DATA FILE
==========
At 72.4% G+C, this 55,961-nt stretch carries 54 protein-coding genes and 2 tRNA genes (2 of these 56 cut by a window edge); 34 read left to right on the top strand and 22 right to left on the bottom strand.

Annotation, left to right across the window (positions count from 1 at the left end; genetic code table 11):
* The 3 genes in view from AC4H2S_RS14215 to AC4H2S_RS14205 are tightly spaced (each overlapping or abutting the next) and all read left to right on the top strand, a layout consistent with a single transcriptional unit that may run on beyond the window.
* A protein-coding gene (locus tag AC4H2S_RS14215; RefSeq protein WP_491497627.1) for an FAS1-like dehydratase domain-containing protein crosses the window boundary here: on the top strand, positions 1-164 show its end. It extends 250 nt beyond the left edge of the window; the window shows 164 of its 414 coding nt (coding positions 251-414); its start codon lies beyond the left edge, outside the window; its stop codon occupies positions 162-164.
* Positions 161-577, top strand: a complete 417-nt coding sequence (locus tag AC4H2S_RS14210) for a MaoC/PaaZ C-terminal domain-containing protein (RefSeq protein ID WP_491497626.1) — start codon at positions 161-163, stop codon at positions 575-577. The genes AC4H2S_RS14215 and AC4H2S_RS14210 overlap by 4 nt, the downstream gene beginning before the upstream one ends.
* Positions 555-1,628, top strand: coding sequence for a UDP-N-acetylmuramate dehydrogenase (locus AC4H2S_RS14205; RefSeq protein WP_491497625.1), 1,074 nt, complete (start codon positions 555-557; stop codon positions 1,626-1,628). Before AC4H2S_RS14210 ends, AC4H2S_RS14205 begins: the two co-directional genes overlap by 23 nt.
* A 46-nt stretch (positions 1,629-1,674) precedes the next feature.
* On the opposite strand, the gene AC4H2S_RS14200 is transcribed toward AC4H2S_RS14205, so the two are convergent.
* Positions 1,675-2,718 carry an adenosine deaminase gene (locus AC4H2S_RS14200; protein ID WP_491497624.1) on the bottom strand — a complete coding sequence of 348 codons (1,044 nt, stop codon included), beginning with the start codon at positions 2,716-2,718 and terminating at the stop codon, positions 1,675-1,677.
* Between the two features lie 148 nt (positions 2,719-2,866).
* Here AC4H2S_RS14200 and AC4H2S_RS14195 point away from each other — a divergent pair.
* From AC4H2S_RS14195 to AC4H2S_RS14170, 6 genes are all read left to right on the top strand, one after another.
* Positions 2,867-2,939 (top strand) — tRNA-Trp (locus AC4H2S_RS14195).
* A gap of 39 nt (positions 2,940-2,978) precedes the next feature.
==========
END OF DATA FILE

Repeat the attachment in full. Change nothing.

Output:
At 72.4% G+C, this 55,961-nt stretch carries 54 protein-coding genes and 2 tRNA genes (2 of these 56 cut by a window edge); 34 read left to right on the top strand and 22 right to left on the bottom strand.

Annotation, left to right across the window (positions count from 1 at the left end; genetic code table 11):
* The 3 genes in view from AC4H2S_RS14215 to AC4H2S_RS14205 are tightly spaced (each overlapping or abutting the next) and all read left to right on the top strand, a layout consistent with a single transcriptional unit that may run on beyond the window.
* A protein-coding gene (locus tag AC4H2S_RS14215; RefSeq protein WP_491497627.1) for an FAS1-like dehydratase domain-containing protein crosses the window boundary here: on the top strand, positions 1-164 show its end. It extends 250 nt beyond the left edge of the window; the window shows 164 of its 414 coding nt (coding positions 251-414); its start codon lies beyond the left edge, outside the window; its stop codon occupies positions 162-164.
* Positions 161-577, top strand: a complete 417-nt coding sequence (locus tag AC4H2S_RS14210) for a MaoC/PaaZ C-terminal domain-containing protein (RefSeq protein ID WP_491497626.1) — start codon at positions 161-163, stop codon at positions 575-577. The genes AC4H2S_RS14215 and AC4H2S_RS14210 overlap by 4 nt, the downstream gene beginning before the upstream one ends.
* Positions 555-1,628, top strand: coding sequence for a UDP-N-acetylmuramate dehydrogenase (locus AC4H2S_RS14205; RefSeq protein WP_491497625.1), 1,074 nt, complete (start codon positions 555-557; stop codon positions 1,626-1,628). Before AC4H2S_RS14210 ends, AC4H2S_RS14205 begins: the two co-directional genes overlap by 23 nt.
* A 46-nt stretch (positions 1,629-1,674) precedes the next feature.
* On the opposite strand, the gene AC4H2S_RS14200 is transcribed toward AC4H2S_RS14205, so the two are convergent.
* Positions 1,675-2,718 carry an adenosine deaminase gene (locus AC4H2S_RS14200; protein ID WP_491497624.1) on the bottom strand — a complete coding sequence of 348 codons (1,044 nt, stop codon included), beginning with the start codon at positions 2,716-2,718 and terminating at the stop codon, positions 1,675-1,677.
* Between the two features lie 148 nt (positions 2,719-2,866).
* Here AC4H2S_RS14200 and AC4H2S_RS14195 point away from each other — a divergent pair.
* From AC4H2S_RS14195 to AC4H2S_RS14170, 6 genes are all read left to right on the top strand, one after another.
* Positions 2,867-2,939 (top strand) — tRNA-Trp (locus AC4H2S_RS14195).
* A gap of 39 nt (positions 2,940-2,978) precedes the next feature.